While it is important to disclose which tax expenditure program costs a state the most revenue, grouping tax expenditures by acronyms (Kentucky’s categories include unintelligible acronyms like: KJDA, KEDFA, KREDA, LGEDF and KEOZ. Informative, huh?) makes a site impenetrable to the general public. Wisconsin’s site allows you to sort by the type of corporate benefit and then gives you lots of useful information based on what you think is important. How many jobs did they say they were going to make if they didn’t have to pay a several million dollars in taxes? How many did they actually create?

Oklahoma’s site lacks a robust search functions and does not allow users to sort, but it does allow you to find $20 million in tax breaks to Koch Industries in 2007 and 2008. (Nice to see such government largess to billionaires the year before Oklahoma had the largest budget deficit in the country.

Sometimes you get so bogged down looking at who gets what tax breaks that you forget the big picture.  Iowa’s tax expenditure site features a tab at the bottom of the page that sums up tax expenditures in a category. Wait, they gave a hundred million dollars away? I thought Iowa had a $700 million budget deficit?
Supposedly corporate tax breaks create jobs. Unfortunately, assessing whether and to what extent there was real job creation is next to impossible, because without proper disclosure most companies are free to fire people after they pocket prospective state revenues. Illinois gives you all of the standard information about who received a tax break on the front page. If you really want to see what happened you can click on a details link and find out exactly how many jobs were supposed to be created or retained, how many were and how much they pay (the average refinery employee makes almost 100K?).
The federal government should take a page from the states and let us know what corporations receive tax spending. A good tax expenditure site should be allow search flexibility while retaining legibility, show the total amount of spending by category and provide additional details upon request. Michigan shows it is possible to get creative and make disclosure fun. If a company feels it is doing so much good that it should not have to pay its full tax bill, all we ask is that they let the public know why. Fair enough?

This post is also posted at OMB  Valuable information comes from Good Jobs First. For more on the issues raised here, see Good Jobs First’s study Show Us the Subsidies

The Way of the Gods – Part II

In Dispatches from the Wild Wild East on February 19, 2011 at 5:22 pm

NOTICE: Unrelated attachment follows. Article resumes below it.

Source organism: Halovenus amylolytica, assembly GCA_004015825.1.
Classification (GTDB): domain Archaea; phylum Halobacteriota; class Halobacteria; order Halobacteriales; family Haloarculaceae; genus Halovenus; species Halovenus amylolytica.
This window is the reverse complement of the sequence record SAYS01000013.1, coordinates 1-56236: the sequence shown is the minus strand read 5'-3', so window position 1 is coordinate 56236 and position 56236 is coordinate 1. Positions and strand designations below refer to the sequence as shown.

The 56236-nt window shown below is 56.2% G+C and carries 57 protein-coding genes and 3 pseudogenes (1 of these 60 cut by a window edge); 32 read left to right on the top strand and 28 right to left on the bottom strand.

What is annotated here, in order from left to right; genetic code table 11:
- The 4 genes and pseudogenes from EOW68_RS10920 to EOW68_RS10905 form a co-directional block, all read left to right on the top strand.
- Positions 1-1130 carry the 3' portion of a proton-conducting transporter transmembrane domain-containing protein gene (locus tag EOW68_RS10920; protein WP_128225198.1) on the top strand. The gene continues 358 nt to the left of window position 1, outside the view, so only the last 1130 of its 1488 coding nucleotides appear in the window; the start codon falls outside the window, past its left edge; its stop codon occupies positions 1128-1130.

This is part two of a three-part series.  Part one can be found here.

After fighting through crowds of tourists laughing childishly at the “Takeshita Street” sign, Nigerians hawking hip-hop wear and shouting “YoGenki!?” at passersby, and the strangely-coiffed, various in-groups of pre-teens clustered around Harajuku Station, my be-dressed wife and a be-suited I made our way past scattered, camera-wielding foreigners and Japanese alike down the long, wide paths beginning at the quiet and stately entrance to Meiji Jingu.  Fifteen minutes later we arrived at a boring administrative building near the honden (main hall) of Japan’s largest shrine.  

We entered a lobby of sorts that would have been indistinguishable from a hotel reception area but for the giant chrysanthemum seals ostentatiously displayed everywhere.  After simmering for fifteen minutes or so, we were escorted by a high shrine baba to a modern-looking, pink-carpeted room with ordinary chairs placed flush against all four walls.  Shallow, white china teacups were arranged on brown industrial folding tables set in front of these chairs; a gold-leaf folded screen lay auspiciously at the far end of the room.  At a table in front of the gilded screen sat the couple to be married, with the groom’s guests trailing off to the left and the bride’s guests stretching to the right.  My wife and I sat at the terminus next to the door in the exact middle of the far wall directly facing the couple.

There were about forty people in the room altogether, almost all of whom were family members, including the younger sister of the bride, who was also our friend and had recently given birth to an apparently quiet, well-behaved baby.  Of the forty allowed to attend the ceremony, there were five non-Shinto priest non-family members: my wife, me, and three other friends of the bride.  The groom, who grew up at Yasukuni Shrine, had no friends who were not also Shinto priests.  My wife had never met him, despite the fact that one of her best friends had dated him for ten tumultuous years; my wife’s friend had deferred to all-encompassing heiwa in consciously choosing to never introduced them to each other.  Go figure.

The groom wore a navy blue and black, unobtrusive kimono, versions of which all other male family members wore.  There were some kind of insignia attached to various kimono, the meanings of which lie beyond my knowledge of Japan’s sacred practices.  I imagined the insignia connoted rank or concentration or something.  I will admit I’m projecting my understandings of the high ceremonial attire of ancient Western institutions – specifically military, university, and Catholic – but the differences may have been simply coincidental or left to okonomi – the insignia were, perhaps, the traditional Japanese equivalent of the necktie.